The fringed marvel is back with a theatrical, expansive and subversive masterpiece that reminds us just why he is the undisputed king of queer country
Yeehaw, motherfuckers! Grab your stetson and pink cowboy boots, mask up and come on down to the Rodeo! The fringed marvel is back with his second album Bronco, a theatrical, expansive subversive masterpiece that reminds us just why Orville Peck is the undisputed king of queer country.
In a contrast to debut album Pomy, Bronco opens with the madness of sadness, despondent depression – Peck straight in with a full-bodied reverie of “Buddy we got major blues”. Set the tone Orville, break our hearts. This theme of depression is continued in The Curse Of The Blackened Eye, the sun rising on the inevitable sadness – an acknowledgement that yeah, sometimes we get sad and that’s okay. Sun up on an inevitable mood drop – we are promised it all will be okay in the end. Like the song itself, there’s a quiet hope in the midst of the morose, a strength not angry but persevering. The silence of recovery, the knowledge that bad times still happen and they’ll pass, much as the wind does. Sage advice indeed.
This is a message that continues across the whole album. Lafayette, a sigh to lost queer love, flirts with racing orchestral beats. It’s expansive, yet hopeful. And just when you’re into its groov, there’s Some Velvet Morning style time changes, horse hooves on a guitar-spattered sunset, galloping further forward.
C’mon Baby Cry and Kalahari Down bring the acceptance of sadness, Kalahari’s sweet harmonica holding space for us to process, to party. Inviting us to cry, C’mon Baby realises it’s okay to react, to rage, to sob – and yet again a lonesome guitar presses bloody, tear stained footprints further along the landscape of the album, our lives. It promises the sadness will one day break. It’s on the horizon. Can you see it?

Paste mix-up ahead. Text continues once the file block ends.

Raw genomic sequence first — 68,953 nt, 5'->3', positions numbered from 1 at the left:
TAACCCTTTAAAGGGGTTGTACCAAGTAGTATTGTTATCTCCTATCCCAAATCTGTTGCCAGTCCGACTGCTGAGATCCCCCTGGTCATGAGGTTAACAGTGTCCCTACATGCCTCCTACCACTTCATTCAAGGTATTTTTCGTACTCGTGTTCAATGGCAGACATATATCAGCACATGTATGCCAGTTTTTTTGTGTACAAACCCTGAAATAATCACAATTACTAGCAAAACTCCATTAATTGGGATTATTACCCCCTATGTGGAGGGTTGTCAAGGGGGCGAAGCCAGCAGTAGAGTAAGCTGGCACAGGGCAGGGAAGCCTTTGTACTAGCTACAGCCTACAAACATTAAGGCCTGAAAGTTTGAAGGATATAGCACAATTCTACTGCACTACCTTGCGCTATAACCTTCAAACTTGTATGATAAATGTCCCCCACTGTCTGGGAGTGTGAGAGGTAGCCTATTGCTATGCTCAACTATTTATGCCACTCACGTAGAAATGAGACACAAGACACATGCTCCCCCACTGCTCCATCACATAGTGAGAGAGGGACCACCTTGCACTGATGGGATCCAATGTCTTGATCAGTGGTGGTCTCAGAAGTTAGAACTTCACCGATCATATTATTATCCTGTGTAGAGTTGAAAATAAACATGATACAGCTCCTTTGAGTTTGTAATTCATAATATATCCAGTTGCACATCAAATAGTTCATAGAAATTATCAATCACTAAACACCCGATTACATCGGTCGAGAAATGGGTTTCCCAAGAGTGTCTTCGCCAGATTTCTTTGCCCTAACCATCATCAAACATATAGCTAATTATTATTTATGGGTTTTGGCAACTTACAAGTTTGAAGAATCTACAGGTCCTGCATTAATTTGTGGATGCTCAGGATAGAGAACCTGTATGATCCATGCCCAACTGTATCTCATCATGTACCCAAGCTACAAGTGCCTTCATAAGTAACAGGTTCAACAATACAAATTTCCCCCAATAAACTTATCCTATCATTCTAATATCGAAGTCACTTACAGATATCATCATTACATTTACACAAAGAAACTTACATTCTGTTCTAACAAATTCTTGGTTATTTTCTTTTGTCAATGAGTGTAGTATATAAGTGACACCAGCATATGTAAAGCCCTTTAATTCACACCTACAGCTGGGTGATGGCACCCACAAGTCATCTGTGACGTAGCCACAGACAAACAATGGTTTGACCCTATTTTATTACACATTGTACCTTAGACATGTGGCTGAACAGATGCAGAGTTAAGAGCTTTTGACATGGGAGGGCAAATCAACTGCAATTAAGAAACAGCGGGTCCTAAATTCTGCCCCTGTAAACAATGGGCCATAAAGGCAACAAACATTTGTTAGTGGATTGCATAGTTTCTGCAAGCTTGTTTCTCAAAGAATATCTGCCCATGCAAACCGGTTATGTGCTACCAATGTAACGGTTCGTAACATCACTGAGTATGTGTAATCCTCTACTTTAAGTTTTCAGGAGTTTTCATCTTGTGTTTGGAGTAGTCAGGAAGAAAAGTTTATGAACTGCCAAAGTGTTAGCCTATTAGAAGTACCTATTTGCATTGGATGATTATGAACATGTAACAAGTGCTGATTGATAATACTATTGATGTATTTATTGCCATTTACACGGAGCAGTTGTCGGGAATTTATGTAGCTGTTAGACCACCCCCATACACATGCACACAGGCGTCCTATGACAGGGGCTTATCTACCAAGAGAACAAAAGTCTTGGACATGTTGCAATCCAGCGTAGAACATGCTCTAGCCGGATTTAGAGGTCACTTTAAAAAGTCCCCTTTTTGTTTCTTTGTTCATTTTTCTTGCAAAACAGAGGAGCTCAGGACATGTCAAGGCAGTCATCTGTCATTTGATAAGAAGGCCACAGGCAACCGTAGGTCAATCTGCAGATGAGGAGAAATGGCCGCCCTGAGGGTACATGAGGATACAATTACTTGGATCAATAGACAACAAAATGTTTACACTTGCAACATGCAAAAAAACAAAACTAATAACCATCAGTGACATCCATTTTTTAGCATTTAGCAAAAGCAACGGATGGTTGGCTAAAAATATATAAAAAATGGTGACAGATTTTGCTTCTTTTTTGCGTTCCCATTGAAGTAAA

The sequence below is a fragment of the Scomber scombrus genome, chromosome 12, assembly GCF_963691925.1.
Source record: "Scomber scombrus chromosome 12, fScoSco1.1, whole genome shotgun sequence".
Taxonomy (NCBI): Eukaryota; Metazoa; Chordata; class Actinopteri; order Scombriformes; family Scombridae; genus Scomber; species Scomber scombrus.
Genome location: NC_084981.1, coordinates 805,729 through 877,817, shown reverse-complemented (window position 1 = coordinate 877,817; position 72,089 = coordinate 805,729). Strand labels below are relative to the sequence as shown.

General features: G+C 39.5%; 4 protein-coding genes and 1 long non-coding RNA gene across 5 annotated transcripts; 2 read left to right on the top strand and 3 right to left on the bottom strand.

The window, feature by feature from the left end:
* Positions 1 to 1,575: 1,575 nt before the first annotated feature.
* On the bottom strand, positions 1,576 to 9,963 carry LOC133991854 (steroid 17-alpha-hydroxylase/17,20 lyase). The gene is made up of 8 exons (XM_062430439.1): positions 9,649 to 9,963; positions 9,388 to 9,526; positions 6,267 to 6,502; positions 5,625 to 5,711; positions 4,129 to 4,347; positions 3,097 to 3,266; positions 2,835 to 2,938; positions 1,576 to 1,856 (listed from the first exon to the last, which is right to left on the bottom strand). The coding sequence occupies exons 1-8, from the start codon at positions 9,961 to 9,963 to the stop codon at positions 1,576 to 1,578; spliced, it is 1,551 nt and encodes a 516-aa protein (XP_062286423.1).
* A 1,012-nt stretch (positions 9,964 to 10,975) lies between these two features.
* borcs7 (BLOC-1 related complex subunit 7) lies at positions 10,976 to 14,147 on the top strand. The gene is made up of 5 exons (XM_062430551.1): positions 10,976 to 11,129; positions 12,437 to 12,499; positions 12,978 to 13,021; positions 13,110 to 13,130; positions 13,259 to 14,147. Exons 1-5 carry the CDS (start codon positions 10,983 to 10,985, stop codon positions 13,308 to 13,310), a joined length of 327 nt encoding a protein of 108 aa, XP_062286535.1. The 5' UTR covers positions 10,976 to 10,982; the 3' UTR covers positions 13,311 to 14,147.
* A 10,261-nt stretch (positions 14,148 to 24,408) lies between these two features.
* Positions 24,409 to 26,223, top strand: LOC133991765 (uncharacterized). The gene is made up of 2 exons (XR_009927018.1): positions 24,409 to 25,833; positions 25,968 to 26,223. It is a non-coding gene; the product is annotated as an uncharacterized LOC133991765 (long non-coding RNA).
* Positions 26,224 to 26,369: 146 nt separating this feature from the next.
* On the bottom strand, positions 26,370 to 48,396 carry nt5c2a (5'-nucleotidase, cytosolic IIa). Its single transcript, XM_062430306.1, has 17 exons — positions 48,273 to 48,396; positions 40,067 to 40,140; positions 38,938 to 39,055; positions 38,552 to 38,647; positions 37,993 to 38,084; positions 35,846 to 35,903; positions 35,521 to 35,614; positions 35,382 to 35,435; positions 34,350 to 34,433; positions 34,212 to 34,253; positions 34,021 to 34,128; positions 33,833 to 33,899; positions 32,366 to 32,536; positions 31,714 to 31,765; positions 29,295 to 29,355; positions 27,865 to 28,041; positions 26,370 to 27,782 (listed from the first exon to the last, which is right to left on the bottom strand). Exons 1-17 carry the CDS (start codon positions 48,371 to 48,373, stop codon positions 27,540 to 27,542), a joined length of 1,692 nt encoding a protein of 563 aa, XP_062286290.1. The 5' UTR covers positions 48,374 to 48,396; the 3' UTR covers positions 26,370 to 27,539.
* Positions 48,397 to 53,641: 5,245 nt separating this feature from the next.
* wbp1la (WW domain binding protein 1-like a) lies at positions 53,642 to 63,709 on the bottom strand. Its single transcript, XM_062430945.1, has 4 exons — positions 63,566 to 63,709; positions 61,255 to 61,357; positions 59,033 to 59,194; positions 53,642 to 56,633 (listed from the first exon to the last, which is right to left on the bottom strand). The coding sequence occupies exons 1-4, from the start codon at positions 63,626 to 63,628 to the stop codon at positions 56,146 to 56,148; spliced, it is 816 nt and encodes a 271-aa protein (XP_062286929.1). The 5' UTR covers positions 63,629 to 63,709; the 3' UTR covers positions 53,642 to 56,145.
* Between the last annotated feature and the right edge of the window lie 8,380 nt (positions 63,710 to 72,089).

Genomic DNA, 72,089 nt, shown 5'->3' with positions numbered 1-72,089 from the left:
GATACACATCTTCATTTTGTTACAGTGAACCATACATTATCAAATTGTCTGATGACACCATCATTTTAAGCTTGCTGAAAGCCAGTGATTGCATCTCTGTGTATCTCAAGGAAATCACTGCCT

Then, as simply as it started, it dissipates. The loneliness. The emptiness. Bronco launches into a disco celebration of the clouds clearing, the joy of feeling better – a musical flutter of freedom continued in Trample out the Days – a click along echo guitar again pressing forward despite our past experiences. Blush is a queer love anthem. Any Turn parodies R.E.M.‘s The End Of The World As We Know it punk vocals, and we can’t escape the mirroring message of the two songs – both concern the world ending, and surviving with a swagger and a forward motion despite it all.
It’s clear Peck did not have a great pandemic. In fact, like many of us, he’s referred to it as the unhappiest he’s ever been. Losing his primary occupation, being booted off tour by covid understandably hit Peck hard, sliding off into a sadness that most of us would struggle to surmise. Unlike the other pandemic albums though, Peck didn’t choose lost love, intimacy or deep dark secrets for his theme with Bronco – instead he chose the act of sadness and the thrill of recovery itself. There’s no stripped down or stripped back here – the mask is only there to sit in with his committed aesthetic. It’s raw, unbridled, in-depth beauty.
Bronco is fully fledged sincere emotion, wall to wall acceptance, that therapist who teaches you to sit with your feelings. Full of shadow work, worthy of any skilled occultist. A credit to its genre, to country music, and to feeling the fear and persevering anyway. Cos what the fuck else you gonna do?